I was at the grocery store recently, looking for a healthy drink that my kids could have at home or on the go, and I found something called Capri Sun Roarin’ Waters in the boxed juice aisle. I knew that traditional Capri Sun juice contained a great deal of sugar, so I’ve always tried to avoid giving those to my kids, but according to the packaging on this Capri Sun variant, this contained no artificial colors, flavors or preservatives.
But then, I looked at the ingredient list on the back of the box and noticed that the drink contained sugar, stevia leaf extract and natural flavor!
To me, these are questionable ingredients to put in a drink marketed toward kids, so I did a bit of research to find out if these were a good healthy drink alternative for my children. Here’s what I discovered:
Sugar vs. Sweeteners
Whether we’re talking about candy, donuts, juice, sodas or all of the above, it’s easy to see that people love their sweets. The problem with these indulgent treats, however, is the large quantity of sugar they contain and the harmful effects they have on our health and the health of our families.
Excessive sugar consumption has been linked to several health-related issues including diabetes, obesity, heart disease, cancer cell formation and even learning and memory problems.
In an attempt to curb excess sugar consumption, many people have turned to food and drink products that contain artificial sweeteners. These sugar replacements offer all of the sweetness you would get from traditional sugar-filled treats with the benefit of consuming fewer to zero calories. The U.S. Food and Drug Administration (FDA) even considers many artificial sweeteners to be generally recognized as safe.
So should we all just switch to artificial sweeteners?
Not so fast. Studies have shown that there is a link between the daily consumption of artificial sweeteners and the development of metabolic syndrome, a set of health conditions that include high blood pressure, high blood sugar levels and abnormal cholesterol levels. The combination of these conditions has been shown to increase the risk of diabetes, heart disease and strokes.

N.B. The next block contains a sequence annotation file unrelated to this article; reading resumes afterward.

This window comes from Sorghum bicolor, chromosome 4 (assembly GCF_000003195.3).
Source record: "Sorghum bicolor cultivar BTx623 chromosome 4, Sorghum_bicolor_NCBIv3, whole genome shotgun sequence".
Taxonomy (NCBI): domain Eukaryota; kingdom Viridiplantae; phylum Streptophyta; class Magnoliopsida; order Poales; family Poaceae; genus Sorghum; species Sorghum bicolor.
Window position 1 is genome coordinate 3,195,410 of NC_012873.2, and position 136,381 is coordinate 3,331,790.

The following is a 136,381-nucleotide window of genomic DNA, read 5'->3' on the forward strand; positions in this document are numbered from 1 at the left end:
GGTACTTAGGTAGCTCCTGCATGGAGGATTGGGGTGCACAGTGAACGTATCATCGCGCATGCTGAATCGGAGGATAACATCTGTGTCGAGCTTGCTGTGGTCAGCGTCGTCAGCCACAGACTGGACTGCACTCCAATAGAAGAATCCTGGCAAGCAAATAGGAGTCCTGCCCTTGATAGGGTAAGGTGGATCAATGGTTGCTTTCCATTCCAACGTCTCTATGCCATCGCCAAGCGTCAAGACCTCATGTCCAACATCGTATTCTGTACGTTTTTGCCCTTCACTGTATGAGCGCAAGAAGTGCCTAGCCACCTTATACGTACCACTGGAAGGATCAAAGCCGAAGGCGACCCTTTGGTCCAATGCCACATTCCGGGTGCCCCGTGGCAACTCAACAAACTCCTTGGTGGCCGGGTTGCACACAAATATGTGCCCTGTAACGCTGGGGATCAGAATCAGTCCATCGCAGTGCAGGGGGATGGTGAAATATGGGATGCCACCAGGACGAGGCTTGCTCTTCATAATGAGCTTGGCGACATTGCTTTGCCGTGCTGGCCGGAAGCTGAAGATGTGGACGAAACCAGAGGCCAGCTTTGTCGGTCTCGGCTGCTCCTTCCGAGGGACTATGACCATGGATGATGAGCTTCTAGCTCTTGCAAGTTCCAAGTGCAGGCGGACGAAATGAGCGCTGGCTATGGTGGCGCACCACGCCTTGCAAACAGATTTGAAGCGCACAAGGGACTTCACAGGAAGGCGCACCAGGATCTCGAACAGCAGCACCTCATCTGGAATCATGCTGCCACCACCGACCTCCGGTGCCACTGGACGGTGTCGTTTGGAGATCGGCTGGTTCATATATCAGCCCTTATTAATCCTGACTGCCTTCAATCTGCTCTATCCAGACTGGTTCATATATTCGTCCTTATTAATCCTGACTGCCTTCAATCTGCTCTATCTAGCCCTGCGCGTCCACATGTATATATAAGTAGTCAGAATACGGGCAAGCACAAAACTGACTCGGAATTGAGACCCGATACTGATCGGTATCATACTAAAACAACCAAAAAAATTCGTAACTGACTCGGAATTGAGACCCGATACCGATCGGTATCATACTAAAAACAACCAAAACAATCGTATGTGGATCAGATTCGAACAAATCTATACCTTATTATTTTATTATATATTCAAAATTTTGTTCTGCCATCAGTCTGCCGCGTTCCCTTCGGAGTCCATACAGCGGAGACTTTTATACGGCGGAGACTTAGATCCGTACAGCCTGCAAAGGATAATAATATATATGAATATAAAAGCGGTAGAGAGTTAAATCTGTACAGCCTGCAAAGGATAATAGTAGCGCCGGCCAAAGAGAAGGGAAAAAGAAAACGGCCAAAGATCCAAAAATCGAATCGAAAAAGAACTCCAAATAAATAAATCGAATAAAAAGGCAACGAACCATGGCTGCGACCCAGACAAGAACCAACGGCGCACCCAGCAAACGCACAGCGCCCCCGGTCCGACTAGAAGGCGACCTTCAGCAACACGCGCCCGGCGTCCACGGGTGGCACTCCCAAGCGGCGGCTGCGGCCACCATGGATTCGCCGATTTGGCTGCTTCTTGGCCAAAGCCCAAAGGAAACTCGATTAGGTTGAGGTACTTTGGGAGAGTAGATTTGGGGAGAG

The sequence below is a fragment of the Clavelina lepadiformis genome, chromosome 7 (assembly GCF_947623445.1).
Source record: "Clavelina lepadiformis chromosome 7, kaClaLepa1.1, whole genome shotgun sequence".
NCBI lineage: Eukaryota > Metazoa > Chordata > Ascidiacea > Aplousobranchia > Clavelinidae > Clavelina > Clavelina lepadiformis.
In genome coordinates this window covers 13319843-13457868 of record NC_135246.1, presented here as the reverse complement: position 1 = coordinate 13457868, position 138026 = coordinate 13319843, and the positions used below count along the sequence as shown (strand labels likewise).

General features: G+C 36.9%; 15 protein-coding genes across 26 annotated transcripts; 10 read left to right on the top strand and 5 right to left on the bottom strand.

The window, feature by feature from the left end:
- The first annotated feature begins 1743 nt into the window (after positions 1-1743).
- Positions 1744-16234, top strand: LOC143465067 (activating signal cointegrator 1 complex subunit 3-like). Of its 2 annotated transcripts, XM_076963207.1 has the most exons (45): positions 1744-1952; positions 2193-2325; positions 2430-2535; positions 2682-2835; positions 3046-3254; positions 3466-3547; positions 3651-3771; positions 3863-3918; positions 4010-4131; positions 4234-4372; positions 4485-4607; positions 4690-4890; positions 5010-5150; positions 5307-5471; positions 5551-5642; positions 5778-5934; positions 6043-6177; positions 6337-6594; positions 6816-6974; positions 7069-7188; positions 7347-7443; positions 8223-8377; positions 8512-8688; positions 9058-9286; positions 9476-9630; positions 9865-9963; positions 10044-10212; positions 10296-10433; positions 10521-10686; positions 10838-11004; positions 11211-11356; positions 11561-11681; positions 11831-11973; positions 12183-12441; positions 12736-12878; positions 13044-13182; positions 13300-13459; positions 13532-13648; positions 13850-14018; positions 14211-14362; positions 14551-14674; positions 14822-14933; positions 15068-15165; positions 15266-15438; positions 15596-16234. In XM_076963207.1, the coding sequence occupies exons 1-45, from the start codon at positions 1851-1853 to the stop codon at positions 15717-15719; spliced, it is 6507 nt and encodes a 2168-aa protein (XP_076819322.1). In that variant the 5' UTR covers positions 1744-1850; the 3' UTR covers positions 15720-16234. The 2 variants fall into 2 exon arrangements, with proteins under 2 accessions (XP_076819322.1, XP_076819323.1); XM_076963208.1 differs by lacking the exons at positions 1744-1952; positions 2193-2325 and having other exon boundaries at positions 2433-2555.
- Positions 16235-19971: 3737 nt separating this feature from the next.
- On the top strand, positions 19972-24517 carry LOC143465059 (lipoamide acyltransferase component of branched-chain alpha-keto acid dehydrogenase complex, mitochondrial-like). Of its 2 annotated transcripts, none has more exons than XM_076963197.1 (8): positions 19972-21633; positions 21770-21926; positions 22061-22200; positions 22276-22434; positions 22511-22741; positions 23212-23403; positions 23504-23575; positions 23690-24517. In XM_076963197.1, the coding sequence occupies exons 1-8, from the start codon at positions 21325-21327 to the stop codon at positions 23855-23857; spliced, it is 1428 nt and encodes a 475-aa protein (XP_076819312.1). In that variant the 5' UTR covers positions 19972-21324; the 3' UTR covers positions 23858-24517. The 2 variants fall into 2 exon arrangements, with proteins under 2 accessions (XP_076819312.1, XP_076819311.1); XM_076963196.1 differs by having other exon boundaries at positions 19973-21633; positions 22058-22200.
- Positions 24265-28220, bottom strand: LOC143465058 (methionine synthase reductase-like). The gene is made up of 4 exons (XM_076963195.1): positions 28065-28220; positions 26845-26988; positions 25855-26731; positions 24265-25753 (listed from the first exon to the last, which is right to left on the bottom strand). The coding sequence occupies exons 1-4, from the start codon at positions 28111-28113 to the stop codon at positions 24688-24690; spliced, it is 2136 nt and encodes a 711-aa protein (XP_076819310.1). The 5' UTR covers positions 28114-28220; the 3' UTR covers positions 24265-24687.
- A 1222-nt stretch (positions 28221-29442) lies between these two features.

One Harvard Medical School report explains that artificial sweeteners affect the body and brain in complex ways. According to the report, artificial sweeteners may fool the brain by preventing people from associating sweetness with the amount of calories they’re actually consuming.
Because of this, there are concerns that people who consume food and beverages containing artificial sweeteners may ultimately try to regain those “missing calories” or overcompensate for their “healthy” food choices. (Example: Ordering a diet soda and then rewarding oneself with a cheeseburger.)
Should we just cut all sugar and artificial sweeteners from our diet then?
The truth is, avoiding all sugar may not be a practical solution to becoming healthy. Many of the foods in our daily diets contain not only sugar, but are also filled with excess fat, cholesterol and sodium, all of which contribute to a variety of health issues.
As far as artificial sweeteners are concerned, negative health effects were revealed through studies of daily consumption, but there are countless other studies that claim occasional consumption of sugar substitutes could help with weight control and even prevent diabetes.
With that said, it’s important to watch out for the following misleading marketing terms on your food and beverage packaging:
Overall, achieving a healthy diet involves more than just restricting sugar or any other ingredient; it requires a lifestyle change that includes the consumption of food and drinks in moderation as well as regular exercise. It also requires making dietary choices like opting to drink water instead of sugary (or artificially sweetened) juices or sodas, and eating fruits, vegetables and lean meats instead of sugar-filled foods, whenever possible.
What are your thoughts on sugar and artificial sweeteners in foods and beverages? Please feel free to share them in the comment section below!
Scientific American: Is Sugar Really Toxic? Sifting through the Evidence
American Heart Association: Non-Nutritive Sweeteners (Artificial Sweeteners)
PMC: Artificial Sweeteners: A systematic review of metabolic effects in youth
FDA: High-Intensity Sweeteners
Mayo Clinic: Artificial sweeteners and other sugar substitutes